He reveals truth to them directly by vision, dream, audible voice or "just knowing" (though the last might be hard to find examples of in Scripture)
He has said all He's going to say in Scripture, and we "hear" Him by reading
Is there something else?

Excellent! Now which one(s) in your opinion is/are the only one(s) working in the world at present?

Quote:
Brother Blumer wrote

So where would any of these be happening when the believing community is looking at manuscripts that don't match and has to figure out which one is right?

I've said it dozens of times. The words of God are self-attesting. God's words possess a quality that no other word in the history of the universe possess - they are divine, inspired, self-attesting words. By the Spirit of God these unique words self-attest to the people of God by the Spirit of God.

In short the Holy Spirit not only teaches His people what the words of God say but also what they are. He not only informs of their particular meaning but also of their particular existence.

Quote:
Brother Blumer wrote

I've done textual criticism using the eclectic approach, does that mean I'm not saved?

This is a ridiculous question. Only you and God know the answer. Do saved people disobey God's word and are therefore out of His will with regard to certain thought processes? Yes. Your eclectic approach was not governed by God's word, Spirit and people (you admit so in your anemic exegetical defense in Post #30) and as a result it was an act of your own will which you find acceptable and perhaps laudable. I have no doubt that you or a professor of yours said from the lectern with regard to a give verse "I believe X would be better rendered as Y." Who cares what you or your professor believe. Its God's word you are dealing with. What does the Spirit of God say through His word to His people? You are the one making that choice to "better render" X as Y, not the Holy Spirit. Try it this way next time, "I have been lead by the Holy Spirit to render X as Y." You'll never say such a thing in earnest because you don't know. Your trust is not in the Spirit but in your own rational faculties, which ultimately fail when they try to access the transcendent.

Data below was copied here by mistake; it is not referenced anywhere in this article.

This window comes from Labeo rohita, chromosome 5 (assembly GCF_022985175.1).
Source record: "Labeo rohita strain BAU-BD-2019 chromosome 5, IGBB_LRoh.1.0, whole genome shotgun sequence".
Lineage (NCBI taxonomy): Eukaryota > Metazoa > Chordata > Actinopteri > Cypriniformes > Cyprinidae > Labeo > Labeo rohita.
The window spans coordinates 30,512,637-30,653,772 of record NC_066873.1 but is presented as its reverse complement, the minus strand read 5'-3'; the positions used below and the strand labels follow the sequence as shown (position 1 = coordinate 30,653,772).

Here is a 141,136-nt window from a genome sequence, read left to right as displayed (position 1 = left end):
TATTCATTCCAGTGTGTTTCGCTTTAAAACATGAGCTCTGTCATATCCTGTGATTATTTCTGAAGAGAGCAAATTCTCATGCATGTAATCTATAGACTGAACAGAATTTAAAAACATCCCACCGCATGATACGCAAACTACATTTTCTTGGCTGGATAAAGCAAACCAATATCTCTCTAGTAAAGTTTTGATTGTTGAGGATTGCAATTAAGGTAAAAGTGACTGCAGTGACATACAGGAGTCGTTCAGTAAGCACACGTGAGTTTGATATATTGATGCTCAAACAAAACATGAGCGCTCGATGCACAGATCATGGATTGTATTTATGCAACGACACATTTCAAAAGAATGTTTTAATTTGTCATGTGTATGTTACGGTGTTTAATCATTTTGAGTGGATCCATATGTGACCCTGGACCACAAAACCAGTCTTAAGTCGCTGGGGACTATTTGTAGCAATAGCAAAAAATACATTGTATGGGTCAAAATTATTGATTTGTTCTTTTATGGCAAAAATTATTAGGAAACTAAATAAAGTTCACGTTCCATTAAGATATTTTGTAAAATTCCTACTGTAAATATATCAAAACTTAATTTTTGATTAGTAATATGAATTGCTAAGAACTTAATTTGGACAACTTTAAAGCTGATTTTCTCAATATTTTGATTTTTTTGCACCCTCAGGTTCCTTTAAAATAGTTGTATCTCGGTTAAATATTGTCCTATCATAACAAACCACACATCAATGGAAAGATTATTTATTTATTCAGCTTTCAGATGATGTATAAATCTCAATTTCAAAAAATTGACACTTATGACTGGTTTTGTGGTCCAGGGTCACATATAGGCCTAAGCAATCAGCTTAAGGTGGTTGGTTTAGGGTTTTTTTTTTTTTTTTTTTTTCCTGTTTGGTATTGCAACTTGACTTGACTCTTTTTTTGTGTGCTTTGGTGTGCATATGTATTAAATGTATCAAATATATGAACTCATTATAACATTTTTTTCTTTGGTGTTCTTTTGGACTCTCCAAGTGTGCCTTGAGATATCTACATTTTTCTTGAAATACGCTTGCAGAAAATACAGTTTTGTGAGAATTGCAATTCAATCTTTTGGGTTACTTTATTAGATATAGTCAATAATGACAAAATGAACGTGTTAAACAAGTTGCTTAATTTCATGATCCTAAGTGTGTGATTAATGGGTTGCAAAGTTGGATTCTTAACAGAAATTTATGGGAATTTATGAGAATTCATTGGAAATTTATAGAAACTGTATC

This is a fundamental difference between you and I, you think yourself so wise and so educated that you, a man, can look at the Greek and Hebrew and with your “extensive training” in the original languages, archeology, and ANE culture tell the people of God that what they are reading in front of them isn't really what the Bible says. You think yourself so wise and educated that you can look at God's people and declare the way the word of God should read without ever giving account of the fact that you have no way of KNOWING outside of the Spirit of God that rendering X as Y is God speaking or you speaking what God has not spoken.

Quote:
Brother Blumer wrote

If you have never said this, please tell me what your argument on this point is.

No no, answer the question...

"What makes a single believer’s thought, doctrine and not opinion?"

You know after I posted the original post I found that some other brothers had noticed it and were having a brief discussion on that blog. On that blog you posted and said, "The question is not difficult so I'll post an answer." So "not difficult" that you were unaware of W&H transcendentless position? So "not difficult" that you have no Scripture to motivate whatever position it is that you take? So "not difficult" that you have yet to offer verifiable quotation to show your position is theologically and historically consistent with pre-Enlightenment Bibliology? So "not difficult" that you seem devoid of any historical teaching with regard to Turretin, Bullinger, Mastricht, Willet, Whitaker, or Muller? If this is classified as "not difficult" I hate to be in your shoes when "difficult" comes.